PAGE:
Thrown untidily about the kiln were the charcoal burner’s tools – shovels, a rake, a grading table, some old tarps. A pair of welding mitts stuck upright on two hazel posts, stiff with wood tar, oddly grotesque. To one side sat a dumpy bag, distended with small black chips. I picked a piece out and turned it in my fingers; it was weightless and tinkled in my hand like glass, its surface flashing an iridescent, magpie blue.

I turned back towards the kiln. It was a cheerful thing full of industry, and if one could imagine it sentient, something that loved its job. I asked Joby when he’d lit it. He scratched his head, answering roughly ‘Six this morning. She’ll be done by nine tonight’. 

It had only been going a few hours and was still in its most elemental phase, belching hydro-carbons into the atmosphere. I watched the smoke, transfixed by its shapes, its helicoid mass. From the chimneys grew giant florets of vapour, nightmarish excresences like a super-crop of gruesome cauliflower. The florets expanded, then multiplied, their silent blooms the colour of winter slush. Twelve feet above the kiln, the vapour started to disperse into drifts of white. Higher still, it appeared diluted to almost nothing, broken up in a tide of sea air which drew back through the top branches of the wood.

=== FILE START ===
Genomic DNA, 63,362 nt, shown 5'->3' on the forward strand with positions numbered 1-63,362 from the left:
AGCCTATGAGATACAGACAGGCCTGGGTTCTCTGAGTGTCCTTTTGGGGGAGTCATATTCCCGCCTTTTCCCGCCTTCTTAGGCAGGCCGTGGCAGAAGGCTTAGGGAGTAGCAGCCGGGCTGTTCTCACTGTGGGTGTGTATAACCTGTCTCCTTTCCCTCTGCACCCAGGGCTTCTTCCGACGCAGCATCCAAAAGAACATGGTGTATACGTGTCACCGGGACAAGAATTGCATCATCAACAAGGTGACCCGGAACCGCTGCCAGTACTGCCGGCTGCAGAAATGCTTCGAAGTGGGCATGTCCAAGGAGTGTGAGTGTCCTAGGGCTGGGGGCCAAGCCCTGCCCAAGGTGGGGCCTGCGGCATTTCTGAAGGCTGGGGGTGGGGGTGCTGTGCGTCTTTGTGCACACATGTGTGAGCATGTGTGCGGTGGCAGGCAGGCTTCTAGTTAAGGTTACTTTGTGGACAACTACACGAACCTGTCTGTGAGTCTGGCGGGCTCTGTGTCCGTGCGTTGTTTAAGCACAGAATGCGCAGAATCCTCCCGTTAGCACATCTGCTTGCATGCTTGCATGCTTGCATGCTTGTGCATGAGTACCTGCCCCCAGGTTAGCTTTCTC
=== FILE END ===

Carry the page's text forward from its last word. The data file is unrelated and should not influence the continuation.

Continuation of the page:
The kiln jogged something powerful in me. I had come across charcoal burners once before, but that had been long ago, close on forty years. My memories had since been without sound, just static, faded impressions, like charcoal drawings that hadn’t been fixed. But the sight of the kiln and the smell of its industry had sharpened their ghostly forms. Resurrected, they stood as bold as the day I first saw them; as fresh and vivid as charcoal on crisp, white paper.